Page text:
Last week, DuVernay was one of the first people to break the news via Twitter that “Star Wars: Episode IX” is making history by hiring Victoria Mahoney as second unit director for the film. (A second unit director is responsible for supplementary footage and maintaining the film’s look and continuity.)
DuVernay, who is a friend of “Episode IX” first unit director J.J. Abrams, tweeted: “Happy to share this historic news. A black woman directing stories in a galaxy far, far away.”
Mahoney has enjoyed a successful career in television, directing episodes of “The Misfits,” “Claws,” “Grey’s Anatomy,” and “Queen Sugar,” as well as the TV movie “Red Line.”
It’s great that Lucasfilm has embraced a woman of color as a director, even if many of us still think it’s high time they entrusted first unit duties to a female filmmaker.
In other heartening Hollywood news, screenwriter Christina Hodson has been hired to pen DC’s upcoming Batgirl movie, which the studio appeared to put on ice after the departure of Joss Whedon.
The “Avengers” writer-director’s presence on the film had become something of a feminist nightmare after his ex-wife’s revelations about his treatment of women.
Hiring a woman to flesh out the story of one of the comic book world’s most famous and complicated superheroines would seem like an obvious advantage, but studio executives don’t always see it that way, so Whedon’s exit and Hodson’s entrance come as a relief.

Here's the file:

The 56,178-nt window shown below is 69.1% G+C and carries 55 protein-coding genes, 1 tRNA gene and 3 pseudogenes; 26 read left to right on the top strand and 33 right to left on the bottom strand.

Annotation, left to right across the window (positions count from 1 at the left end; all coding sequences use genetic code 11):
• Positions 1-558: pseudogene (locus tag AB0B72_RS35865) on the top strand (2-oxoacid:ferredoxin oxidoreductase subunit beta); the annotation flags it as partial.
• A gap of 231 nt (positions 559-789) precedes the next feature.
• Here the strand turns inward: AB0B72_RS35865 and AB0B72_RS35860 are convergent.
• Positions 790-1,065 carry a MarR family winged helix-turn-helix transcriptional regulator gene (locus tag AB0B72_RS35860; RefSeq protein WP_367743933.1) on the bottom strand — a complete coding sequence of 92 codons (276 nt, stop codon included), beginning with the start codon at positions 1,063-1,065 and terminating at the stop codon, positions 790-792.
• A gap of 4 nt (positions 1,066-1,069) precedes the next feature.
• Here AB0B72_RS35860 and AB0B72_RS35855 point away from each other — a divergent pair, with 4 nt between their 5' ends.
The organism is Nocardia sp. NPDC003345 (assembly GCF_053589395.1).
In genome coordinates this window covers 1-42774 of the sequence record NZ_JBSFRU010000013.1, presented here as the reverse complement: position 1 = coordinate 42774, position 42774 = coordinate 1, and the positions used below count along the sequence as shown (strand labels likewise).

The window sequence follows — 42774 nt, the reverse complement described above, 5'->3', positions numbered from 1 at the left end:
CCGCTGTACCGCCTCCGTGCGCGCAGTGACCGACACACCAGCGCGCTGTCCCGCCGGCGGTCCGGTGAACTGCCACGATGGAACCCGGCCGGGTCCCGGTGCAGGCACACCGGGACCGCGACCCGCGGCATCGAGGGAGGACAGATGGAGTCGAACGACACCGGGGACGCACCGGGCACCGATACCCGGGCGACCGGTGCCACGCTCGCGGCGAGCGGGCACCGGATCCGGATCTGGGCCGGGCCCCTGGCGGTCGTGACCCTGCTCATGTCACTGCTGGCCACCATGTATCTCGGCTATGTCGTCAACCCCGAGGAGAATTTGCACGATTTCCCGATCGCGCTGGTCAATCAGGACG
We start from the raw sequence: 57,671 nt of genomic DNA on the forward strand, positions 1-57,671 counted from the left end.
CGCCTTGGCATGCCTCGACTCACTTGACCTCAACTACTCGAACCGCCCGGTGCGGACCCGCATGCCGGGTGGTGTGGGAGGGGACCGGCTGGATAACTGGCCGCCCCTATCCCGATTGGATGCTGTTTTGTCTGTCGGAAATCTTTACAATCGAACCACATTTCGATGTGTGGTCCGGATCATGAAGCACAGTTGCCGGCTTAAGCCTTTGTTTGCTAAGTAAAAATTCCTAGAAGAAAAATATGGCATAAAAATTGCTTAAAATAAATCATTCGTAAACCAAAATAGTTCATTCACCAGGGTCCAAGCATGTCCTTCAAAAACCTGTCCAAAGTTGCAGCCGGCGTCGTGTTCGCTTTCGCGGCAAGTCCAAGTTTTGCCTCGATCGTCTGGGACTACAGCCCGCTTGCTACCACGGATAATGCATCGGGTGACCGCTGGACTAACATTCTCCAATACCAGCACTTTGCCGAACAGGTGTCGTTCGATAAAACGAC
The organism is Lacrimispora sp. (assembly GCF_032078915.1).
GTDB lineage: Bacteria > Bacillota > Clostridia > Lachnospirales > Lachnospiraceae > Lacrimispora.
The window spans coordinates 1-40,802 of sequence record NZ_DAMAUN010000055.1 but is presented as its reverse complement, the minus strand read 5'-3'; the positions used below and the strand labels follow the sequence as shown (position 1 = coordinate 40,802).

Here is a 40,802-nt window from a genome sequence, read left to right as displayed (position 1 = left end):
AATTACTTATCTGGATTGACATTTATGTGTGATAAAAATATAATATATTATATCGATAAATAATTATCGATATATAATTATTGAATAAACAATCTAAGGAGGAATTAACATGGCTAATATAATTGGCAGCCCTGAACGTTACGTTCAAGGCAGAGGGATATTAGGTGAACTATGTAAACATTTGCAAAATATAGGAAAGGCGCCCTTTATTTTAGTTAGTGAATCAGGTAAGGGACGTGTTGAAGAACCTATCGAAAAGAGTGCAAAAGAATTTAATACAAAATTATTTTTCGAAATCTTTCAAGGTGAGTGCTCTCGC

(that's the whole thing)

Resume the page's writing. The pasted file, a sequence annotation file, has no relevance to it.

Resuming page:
Hodson’s previous projects include “Transformers” spinoff “Bumblebee,” to be released in December. She also scripted DC’s untitled Harley Quinn movie, which is speculated to be based on the popular all-female Birds of Prey comic book team.
DC announced last week that the untitled Harley Quinn project will be directed by Cathy Yan, a former journalist who earned acclaim for “Dead Pigs,” her directorial debut and a Sundance Film Festival hit.
In an industry in which there are very few Asian directors in general, Yan will make history as the first Asian-American woman to helm a potential comic book blockbuster.
With Yan on board, along with DuVernay and Patty Jenkins, returning to oversee “Wonder Woman 2,” DC is shaping up to be a strong champion of women in the director’s chair. It can only bode well for the success of the franchise and for representation in Hollywood.
While I’m excited about the baby steps we’re seeing in the daunting quest to solve Hollywood’s gender parity problem, there’s still a massive amount of change required.
We live in an America where there is basically only one Ava DuVernay and one Patty Jenkins in comparison to dozens of Steven Spielbergs and J.J. Abramses.
Women make up 50% of moviegoers but only 8% of movie directors, only five women have ever been nominated for a best picture Oscar, and women accounted for a meager 24% of protagonists in the top-grossing films of last year. (For more sobering stats, check out the Women and Hollywood website.)
Here’s hoping the industry keeps the momentum going when it comes to hiring women to write and direct so someday we can celebrate female filmmaking triumphs without reservation.
Photos: ABC Columbia, fandom.wikia.com, blurbstory.com.